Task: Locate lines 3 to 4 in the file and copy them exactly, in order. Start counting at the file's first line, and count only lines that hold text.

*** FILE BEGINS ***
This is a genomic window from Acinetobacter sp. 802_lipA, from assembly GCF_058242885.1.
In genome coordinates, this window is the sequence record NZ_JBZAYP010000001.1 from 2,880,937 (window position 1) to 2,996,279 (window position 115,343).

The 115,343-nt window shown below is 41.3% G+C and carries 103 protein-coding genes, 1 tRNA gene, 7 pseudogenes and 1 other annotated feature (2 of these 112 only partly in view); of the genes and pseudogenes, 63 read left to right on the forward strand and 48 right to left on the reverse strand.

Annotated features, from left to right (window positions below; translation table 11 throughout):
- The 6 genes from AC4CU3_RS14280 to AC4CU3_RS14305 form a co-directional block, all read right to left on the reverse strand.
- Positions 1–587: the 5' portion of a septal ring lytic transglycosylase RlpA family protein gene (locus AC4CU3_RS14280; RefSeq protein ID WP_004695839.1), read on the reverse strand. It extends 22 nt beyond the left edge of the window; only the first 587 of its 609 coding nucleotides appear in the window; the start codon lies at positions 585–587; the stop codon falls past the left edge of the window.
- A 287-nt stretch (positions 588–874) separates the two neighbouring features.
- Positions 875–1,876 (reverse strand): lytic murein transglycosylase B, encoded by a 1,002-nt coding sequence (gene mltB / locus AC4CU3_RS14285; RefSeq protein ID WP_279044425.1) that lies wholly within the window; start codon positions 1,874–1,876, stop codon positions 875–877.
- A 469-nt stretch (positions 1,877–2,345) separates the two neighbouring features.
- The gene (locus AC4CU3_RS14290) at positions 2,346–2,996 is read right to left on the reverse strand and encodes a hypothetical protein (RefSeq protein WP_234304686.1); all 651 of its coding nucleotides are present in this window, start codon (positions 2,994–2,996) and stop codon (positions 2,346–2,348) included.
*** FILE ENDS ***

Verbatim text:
The 115,343-nt window shown below is 41.3% G+C and carries 103 protein-coding genes, 1 tRNA gene, 7 pseudogenes and 1 other annotated feature (2 of these 112 only partly in view); of the genes and pseudogenes, 63 read left to right on the forward strand and 48 right to left on the reverse strand.

Annotated features, from left to right (window positions below; translation table 11 throughout):